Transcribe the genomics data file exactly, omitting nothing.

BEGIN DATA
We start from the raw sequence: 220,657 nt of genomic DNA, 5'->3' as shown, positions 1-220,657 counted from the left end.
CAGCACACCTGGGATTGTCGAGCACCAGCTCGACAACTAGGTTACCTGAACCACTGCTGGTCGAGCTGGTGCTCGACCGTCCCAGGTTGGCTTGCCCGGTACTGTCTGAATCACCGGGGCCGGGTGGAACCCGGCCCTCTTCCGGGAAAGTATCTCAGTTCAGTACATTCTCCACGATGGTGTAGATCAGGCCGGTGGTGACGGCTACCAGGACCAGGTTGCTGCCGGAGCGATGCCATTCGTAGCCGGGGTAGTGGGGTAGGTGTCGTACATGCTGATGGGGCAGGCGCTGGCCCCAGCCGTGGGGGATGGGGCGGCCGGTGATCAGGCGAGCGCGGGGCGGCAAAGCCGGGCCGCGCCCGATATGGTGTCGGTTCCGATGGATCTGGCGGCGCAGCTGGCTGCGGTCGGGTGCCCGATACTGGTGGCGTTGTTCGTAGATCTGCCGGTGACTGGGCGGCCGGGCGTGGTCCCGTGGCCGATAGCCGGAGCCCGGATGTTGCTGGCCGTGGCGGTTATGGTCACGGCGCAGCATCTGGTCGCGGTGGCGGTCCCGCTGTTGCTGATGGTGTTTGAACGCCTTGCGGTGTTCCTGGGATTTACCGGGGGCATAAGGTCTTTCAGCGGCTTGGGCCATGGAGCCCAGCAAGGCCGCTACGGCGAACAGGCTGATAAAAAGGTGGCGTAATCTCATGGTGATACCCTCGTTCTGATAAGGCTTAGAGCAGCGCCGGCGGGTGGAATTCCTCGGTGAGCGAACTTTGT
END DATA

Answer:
We start from the raw sequence: 220,657 nt of genomic DNA, 5'->3' as shown, positions 1-220,657 counted from the left end.
CAGCACACCTGGGATTGTCGAGCACCAGCTCGACAACTAGGTTACCTGAACCACTGCTGGTCGAGCTGGTGCTCGACCGTCCCAGGTTGGCTTGCCCGGTACTGTCTGAATCACCGGGGCCGGGTGGAACCCGGCCCTCTTCCGGGAAAGTATCTCAGTTCAGTACATTCTCCACGATGGTGTAGATCAGGCCGGTGGTGACGGCTACCAGGACCAGGTTGCTGCCGGAGCGATGCCATTCGTAGCCGGGGTAGTGGGGTAGGTGTCGTACATGCTGATGGGGCAGGCGCTGGCCCCAGCCGTGGGGGATGGGGCGGCCGGTGATCAGGCGAGCGCGGGGCGGCAAAGCCGGGCCGCGCCCGATATGGTGTCGGTTCCGATGGATCTGGCGGCGCAGCTGGCTGCGGTCGGGTGCCCGATACTGGTGGCGTTGTTCGTAGATCTGCCGGTGACTGGGCGGCCGGGCGTGGTCCCGTGGCCGATAGCCGGAGCCCGGATGTTGCTGGCCGTGGCGGTTATGGTCACGGCGCAGCATCTGGTCGCGGTGGCGGTCCCGCTGTTGCTGATGGTGTTTGAACGCCTTGCGGTGTTCCTGGGATTTACCGGGGGCATAAGGTCTTTCAGCGGCTTGGGCCATGGAGCCCAGCAAGGCCGCTACGGCGAACAGGCTGATAAAAAGGTGGCGTAATCTCATGGTGATACCCTCGTTCTGATAAGGCTTAGAGCAGCGCCGGCGGGTGGAATTCCTCGGTGAGCGAACTTTGT